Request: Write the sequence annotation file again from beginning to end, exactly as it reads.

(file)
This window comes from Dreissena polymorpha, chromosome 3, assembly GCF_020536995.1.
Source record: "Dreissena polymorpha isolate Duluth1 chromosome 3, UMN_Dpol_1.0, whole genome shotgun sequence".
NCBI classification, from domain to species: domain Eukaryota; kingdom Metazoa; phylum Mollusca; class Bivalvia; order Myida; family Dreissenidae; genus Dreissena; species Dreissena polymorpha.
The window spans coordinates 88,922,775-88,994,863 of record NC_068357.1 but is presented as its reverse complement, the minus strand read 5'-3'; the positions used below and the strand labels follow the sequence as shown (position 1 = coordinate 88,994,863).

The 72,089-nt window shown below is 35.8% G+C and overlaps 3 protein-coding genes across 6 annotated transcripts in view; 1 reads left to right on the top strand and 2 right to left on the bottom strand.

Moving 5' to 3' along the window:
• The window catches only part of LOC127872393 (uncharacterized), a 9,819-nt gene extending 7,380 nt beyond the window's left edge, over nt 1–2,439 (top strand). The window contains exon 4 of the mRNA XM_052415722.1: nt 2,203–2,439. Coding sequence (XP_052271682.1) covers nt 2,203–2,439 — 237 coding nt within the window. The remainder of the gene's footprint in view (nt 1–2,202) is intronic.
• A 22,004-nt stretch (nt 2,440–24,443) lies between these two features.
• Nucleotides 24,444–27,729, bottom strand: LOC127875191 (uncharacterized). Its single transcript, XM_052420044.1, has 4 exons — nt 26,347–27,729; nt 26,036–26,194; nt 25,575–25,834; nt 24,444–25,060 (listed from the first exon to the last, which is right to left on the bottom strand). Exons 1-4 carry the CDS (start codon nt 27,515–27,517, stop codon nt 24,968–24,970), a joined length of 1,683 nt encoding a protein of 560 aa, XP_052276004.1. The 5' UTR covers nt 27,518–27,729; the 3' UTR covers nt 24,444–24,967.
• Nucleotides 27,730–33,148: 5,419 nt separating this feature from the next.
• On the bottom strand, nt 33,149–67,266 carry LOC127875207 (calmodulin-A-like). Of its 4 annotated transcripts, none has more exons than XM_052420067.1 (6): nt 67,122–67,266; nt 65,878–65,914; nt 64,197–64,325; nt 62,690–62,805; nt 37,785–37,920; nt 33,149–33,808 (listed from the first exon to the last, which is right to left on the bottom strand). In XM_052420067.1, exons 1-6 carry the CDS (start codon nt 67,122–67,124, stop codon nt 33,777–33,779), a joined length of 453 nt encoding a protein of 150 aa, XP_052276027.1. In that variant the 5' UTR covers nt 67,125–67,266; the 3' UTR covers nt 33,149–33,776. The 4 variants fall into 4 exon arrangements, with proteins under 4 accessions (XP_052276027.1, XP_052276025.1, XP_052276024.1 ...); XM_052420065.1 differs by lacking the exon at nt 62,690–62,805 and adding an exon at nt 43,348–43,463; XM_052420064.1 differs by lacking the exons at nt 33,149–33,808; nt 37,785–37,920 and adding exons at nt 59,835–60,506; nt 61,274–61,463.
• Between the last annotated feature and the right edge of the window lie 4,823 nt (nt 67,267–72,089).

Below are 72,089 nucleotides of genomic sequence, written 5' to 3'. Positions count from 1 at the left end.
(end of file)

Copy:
This window comes from Dreissena polymorpha, chromosome 3, assembly GCF_020536995.1.
Source record: "Dreissena polymorpha isolate Duluth1 chromosome 3, UMN_Dpol_1.0, whole genome shotgun sequence".
NCBI classification, from domain to species: domain Eukaryota; kingdom Metazoa; phylum Mollusca; class Bivalvia; order Myida; family Dreissenidae; genus Dreissena; species Dreissena polymorpha.
The window spans coordinates 88,922,775-88,994,863 of record NC_068357.1 but is presented as its reverse complement, the minus strand read 5'-3'; the positions used below and the strand labels follow the sequence as shown (position 1 = coordinate 88,994,863).

The 72,089-nt window shown below is 35.8% G+C and overlaps 3 protein-coding genes across 6 annotated transcripts in view; 1 reads left to right on the top strand and 2 right to left on the bottom strand.

Moving 5' to 3' along the window:
• The window catches only part of LOC127872393 (uncharacterized), a 9,819-nt gene extending 7,380 nt beyond the window's left edge, over nt 1–2,439 (top strand). The window contains exon 4 of the mRNA XM_052415722.1: nt 2,203–2,439. Coding sequence (XP_052271682.1) covers nt 2,203–2,439 — 237 coding nt within the window. The remainder of the gene's footprint in view (nt 1–2,202) is intronic.
• A 22,004-nt stretch (nt 2,440–24,443) lies between these two features.
• Nucleotides 24,444–27,729, bottom strand: LOC127875191 (uncharacterized). Its single transcript, XM_052420044.1, has 4 exons — nt 26,347–27,729; nt 26,036–26,194; nt 25,575–25,834; nt 24,444–25,060 (listed from the first exon to the last, which is right to left on the bottom strand). Exons 1-4 carry the CDS (start codon nt 27,515–27,517, stop codon nt 24,968–24,970), a joined length of 1,683 nt encoding a protein of 560 aa, XP_052276004.1. The 5' UTR covers nt 27,518–27,729; the 3' UTR covers nt 24,444–24,967.
• Nucleotides 27,730–33,148: 5,419 nt separating this feature from the next.
• On the bottom strand, nt 33,149–67,266 carry LOC127875207 (calmodulin-A-like). Of its 4 annotated transcripts, none has more exons than XM_052420067.1 (6): nt 67,122–67,266; nt 65,878–65,914; nt 64,197–64,325; nt 62,690–62,805; nt 37,785–37,920; nt 33,149–33,808 (listed from the first exon to the last, which is right to left on the bottom strand). In XM_052420067.1, exons 1-6 carry the CDS (start codon nt 67,122–67,124, stop codon nt 33,777–33,779), a joined length of 453 nt encoding a protein of 150 aa, XP_052276027.1. In that variant the 5' UTR covers nt 67,125–67,266; the 3' UTR covers nt 33,149–33,776. The 4 variants fall into 4 exon arrangements, with proteins under 4 accessions (XP_052276027.1, XP_052276025.1, XP_052276024.1 ...); XM_052420065.1 differs by lacking the exon at nt 62,690–62,805 and adding an exon at nt 43,348–43,463; XM_052420064.1 differs by lacking the exons at nt 33,149–33,808; nt 37,785–37,920 and adding exons at nt 59,835–60,506; nt 61,274–61,463.
• Between the last annotated feature and the right edge of the window lie 4,823 nt (nt 67,267–72,089).

Below are 72,089 nucleotides of genomic sequence, written 5' to 3'. Positions count from 1 at the left end.